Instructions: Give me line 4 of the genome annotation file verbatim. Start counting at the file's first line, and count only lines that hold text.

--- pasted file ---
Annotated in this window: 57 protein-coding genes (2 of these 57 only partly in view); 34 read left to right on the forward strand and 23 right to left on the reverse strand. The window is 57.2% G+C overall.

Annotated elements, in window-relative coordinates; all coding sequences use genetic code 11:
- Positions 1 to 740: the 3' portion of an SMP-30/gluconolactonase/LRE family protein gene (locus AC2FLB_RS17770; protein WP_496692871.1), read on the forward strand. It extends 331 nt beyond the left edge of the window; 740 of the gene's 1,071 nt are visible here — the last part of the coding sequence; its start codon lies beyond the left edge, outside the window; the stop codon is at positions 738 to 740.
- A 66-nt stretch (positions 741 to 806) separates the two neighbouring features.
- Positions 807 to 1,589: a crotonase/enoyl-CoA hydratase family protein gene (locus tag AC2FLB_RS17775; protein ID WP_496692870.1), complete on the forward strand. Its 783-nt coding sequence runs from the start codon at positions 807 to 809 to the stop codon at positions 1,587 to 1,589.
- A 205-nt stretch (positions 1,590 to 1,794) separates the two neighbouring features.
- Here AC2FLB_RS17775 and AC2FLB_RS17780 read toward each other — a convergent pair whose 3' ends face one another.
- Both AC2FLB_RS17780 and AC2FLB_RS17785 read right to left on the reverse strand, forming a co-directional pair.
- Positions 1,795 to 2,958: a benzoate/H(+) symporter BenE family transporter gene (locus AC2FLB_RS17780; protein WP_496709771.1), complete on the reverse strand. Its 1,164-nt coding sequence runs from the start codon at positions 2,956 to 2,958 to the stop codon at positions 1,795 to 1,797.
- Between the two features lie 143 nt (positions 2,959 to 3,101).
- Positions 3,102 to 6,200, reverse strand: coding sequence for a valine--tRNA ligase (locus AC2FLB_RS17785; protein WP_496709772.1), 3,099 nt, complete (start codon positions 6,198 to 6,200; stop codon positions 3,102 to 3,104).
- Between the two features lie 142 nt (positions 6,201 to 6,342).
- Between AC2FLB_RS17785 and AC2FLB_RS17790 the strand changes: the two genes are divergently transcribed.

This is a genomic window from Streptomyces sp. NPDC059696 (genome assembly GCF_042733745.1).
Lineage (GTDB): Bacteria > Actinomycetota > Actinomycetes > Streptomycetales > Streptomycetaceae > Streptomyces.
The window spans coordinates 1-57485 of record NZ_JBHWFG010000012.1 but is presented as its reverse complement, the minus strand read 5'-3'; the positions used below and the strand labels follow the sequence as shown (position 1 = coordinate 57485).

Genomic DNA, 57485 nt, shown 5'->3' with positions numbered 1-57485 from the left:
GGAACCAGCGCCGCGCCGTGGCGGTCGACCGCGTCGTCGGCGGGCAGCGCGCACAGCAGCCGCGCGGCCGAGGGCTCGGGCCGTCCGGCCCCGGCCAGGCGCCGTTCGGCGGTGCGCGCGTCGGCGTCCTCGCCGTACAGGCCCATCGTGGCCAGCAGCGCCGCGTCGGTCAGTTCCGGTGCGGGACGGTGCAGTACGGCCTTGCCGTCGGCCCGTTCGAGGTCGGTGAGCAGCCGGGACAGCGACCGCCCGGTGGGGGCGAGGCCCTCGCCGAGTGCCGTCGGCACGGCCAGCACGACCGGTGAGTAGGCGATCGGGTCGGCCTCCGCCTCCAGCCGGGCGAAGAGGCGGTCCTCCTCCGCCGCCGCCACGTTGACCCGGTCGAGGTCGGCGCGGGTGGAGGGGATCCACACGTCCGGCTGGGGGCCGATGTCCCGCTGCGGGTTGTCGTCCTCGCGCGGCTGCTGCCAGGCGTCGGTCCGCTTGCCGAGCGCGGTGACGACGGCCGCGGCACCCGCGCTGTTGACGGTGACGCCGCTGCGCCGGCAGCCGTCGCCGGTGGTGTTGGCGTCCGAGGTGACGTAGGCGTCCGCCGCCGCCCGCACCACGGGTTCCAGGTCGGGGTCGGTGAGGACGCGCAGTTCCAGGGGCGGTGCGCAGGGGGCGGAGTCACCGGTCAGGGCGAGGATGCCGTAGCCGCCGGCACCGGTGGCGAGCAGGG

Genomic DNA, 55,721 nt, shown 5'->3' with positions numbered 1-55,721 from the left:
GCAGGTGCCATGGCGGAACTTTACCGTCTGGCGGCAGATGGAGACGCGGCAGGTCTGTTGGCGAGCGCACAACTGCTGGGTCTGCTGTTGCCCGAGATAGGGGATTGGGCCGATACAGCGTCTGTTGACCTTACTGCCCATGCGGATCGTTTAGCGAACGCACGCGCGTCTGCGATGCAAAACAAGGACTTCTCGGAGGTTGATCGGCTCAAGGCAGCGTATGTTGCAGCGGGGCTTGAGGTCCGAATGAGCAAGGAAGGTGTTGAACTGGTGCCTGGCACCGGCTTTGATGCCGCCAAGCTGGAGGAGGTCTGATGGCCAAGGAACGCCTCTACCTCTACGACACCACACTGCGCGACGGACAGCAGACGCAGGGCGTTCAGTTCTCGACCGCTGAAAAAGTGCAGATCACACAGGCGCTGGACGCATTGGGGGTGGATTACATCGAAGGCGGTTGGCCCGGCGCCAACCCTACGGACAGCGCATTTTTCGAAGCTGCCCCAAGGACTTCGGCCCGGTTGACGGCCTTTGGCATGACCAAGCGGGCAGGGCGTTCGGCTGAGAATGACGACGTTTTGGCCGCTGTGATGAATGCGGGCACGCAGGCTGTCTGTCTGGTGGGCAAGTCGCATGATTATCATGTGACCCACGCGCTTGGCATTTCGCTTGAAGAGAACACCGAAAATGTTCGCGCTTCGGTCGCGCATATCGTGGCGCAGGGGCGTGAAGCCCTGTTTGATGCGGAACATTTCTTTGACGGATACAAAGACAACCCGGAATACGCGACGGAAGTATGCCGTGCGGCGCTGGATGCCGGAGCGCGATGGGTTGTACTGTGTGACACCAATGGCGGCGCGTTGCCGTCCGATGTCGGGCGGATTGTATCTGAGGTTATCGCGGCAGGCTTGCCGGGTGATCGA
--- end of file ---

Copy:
- A 66-nt stretch (positions 741 to 806) separates the two neighbouring features.